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When updating any website with a new page structure, re-naming page URL's or changing the path of web pages by adding folders or altering folder names, many webmasters forget or simply don’t appreciate the SEO benefits of using Mod Rewrite or simple "301 redirects" to redirect old pages to new.
A different, but equally popular application for 301 redirects is to redirect all visitors to a certain website to another domain, either on a page by page basis or to redirect all pages on an old unused domain to a single page on a new domain - the homepage for example.
301's are often referred to as "Redirect Permanent", so as the name implies they are used to permanently redirect one web page to another - and are recommended by Google as the best method of implementing web page redirects. By contrast, a 302 Redirect is known as a "Redirect Temporary" and is commonly used for temporary web page redirection. 302 redirects being much less SEO friendly.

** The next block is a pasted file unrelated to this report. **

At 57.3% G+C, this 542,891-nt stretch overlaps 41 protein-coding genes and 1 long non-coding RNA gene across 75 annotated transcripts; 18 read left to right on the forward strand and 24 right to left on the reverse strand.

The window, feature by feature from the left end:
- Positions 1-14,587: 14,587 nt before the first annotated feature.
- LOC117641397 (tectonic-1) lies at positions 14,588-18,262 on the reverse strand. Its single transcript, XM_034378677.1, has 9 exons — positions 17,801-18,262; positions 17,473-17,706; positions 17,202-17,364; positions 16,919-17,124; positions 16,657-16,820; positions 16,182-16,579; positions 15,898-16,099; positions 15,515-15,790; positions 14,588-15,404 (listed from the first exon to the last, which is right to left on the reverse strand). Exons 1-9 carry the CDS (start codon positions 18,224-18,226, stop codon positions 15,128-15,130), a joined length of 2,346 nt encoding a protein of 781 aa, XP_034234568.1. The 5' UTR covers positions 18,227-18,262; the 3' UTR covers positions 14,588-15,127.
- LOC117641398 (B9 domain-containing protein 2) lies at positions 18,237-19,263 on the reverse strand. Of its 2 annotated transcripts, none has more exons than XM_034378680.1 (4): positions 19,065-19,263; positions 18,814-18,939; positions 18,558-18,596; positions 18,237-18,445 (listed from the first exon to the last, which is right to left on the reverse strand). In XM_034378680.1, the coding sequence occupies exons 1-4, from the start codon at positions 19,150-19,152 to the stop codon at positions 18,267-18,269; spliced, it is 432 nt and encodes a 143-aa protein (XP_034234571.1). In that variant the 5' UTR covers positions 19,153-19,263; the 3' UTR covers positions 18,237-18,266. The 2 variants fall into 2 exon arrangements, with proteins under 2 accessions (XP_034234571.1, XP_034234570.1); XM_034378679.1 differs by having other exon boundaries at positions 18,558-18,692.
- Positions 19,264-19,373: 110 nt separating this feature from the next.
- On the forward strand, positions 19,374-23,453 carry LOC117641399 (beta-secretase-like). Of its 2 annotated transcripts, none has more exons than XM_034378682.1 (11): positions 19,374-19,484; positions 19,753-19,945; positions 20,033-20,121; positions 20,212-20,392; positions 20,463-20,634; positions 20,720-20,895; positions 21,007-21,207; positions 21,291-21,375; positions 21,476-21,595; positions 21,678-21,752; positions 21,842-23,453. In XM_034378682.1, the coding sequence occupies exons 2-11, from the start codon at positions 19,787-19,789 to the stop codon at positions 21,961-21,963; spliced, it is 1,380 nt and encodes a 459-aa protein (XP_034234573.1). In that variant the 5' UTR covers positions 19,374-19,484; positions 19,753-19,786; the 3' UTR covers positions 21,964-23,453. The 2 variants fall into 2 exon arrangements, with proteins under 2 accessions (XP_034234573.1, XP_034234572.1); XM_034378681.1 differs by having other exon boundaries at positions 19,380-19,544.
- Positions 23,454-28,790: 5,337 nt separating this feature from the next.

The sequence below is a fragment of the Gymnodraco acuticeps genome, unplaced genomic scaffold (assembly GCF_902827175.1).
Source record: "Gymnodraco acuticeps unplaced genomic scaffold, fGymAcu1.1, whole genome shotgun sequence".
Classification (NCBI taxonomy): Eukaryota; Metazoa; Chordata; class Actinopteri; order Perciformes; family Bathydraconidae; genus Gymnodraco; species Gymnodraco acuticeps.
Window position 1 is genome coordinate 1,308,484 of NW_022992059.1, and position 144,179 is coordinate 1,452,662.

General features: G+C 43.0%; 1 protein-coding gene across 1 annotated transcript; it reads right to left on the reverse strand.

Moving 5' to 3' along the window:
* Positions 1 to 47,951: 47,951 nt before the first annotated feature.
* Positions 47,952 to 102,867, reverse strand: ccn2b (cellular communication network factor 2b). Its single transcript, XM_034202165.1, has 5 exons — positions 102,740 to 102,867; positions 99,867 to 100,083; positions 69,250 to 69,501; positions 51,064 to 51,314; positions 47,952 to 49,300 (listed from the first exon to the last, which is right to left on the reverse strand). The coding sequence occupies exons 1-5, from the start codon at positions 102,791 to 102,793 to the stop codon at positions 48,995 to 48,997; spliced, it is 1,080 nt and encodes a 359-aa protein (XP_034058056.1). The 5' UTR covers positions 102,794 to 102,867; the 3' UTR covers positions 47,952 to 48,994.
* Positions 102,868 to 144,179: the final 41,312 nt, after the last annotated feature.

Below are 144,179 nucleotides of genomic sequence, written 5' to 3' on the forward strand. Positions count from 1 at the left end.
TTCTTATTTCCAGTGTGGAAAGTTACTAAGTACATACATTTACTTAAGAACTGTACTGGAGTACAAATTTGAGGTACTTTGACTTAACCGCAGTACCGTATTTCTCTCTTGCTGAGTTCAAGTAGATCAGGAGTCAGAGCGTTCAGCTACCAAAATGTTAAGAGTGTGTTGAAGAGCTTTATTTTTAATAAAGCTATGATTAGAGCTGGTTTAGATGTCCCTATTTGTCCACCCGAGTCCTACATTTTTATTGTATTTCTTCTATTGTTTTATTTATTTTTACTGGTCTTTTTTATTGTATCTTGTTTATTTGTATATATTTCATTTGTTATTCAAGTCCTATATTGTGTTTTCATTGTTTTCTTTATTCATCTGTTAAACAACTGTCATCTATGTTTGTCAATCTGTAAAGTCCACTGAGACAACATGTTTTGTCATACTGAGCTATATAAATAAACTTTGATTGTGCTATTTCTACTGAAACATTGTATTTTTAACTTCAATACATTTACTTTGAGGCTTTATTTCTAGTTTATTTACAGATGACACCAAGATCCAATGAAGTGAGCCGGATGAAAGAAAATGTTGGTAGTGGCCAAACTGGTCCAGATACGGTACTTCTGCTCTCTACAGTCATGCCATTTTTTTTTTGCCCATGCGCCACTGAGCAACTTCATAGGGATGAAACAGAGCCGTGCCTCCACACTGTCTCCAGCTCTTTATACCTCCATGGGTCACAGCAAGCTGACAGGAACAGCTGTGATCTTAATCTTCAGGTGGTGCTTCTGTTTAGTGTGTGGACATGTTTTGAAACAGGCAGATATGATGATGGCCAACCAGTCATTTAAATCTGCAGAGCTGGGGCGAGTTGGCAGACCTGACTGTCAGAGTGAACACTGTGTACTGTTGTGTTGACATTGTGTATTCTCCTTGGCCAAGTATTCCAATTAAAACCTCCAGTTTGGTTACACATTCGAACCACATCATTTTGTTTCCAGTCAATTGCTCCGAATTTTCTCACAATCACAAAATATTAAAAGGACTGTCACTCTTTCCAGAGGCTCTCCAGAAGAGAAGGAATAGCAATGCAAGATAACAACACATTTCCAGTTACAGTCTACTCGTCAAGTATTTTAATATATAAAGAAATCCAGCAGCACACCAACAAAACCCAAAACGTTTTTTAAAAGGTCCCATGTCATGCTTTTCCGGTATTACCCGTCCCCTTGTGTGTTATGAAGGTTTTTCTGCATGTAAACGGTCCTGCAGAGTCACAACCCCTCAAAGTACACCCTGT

One easy way of creating Google-friendly page redirects is by creating an HTACCESS file and uploading it onto your Apache web server via a free FTP client like Filezilla. However, HTACCESS command syntax is complex and having any errors in your HTACCESS file can result in a 500 Internal Server Error rendering your website inaccessible. To help get things right, this page provides tips for creating 301 redirects for both static and dynamic web pages utilising the correct HTACCESS command line syntax. It also details how to stop image and content hotlinking using HTACCESS commands.
We cover some of the basics of Mod Rewrite below with examples of how to create and manage 301 Redirects using a .HTACCESS file on an Apache Web Server, including how to redirect dynamic pages.
Search engines place more emphasis on web pages which have received 'external votes' or links from other websites – particularly from sites which have authority and relevance.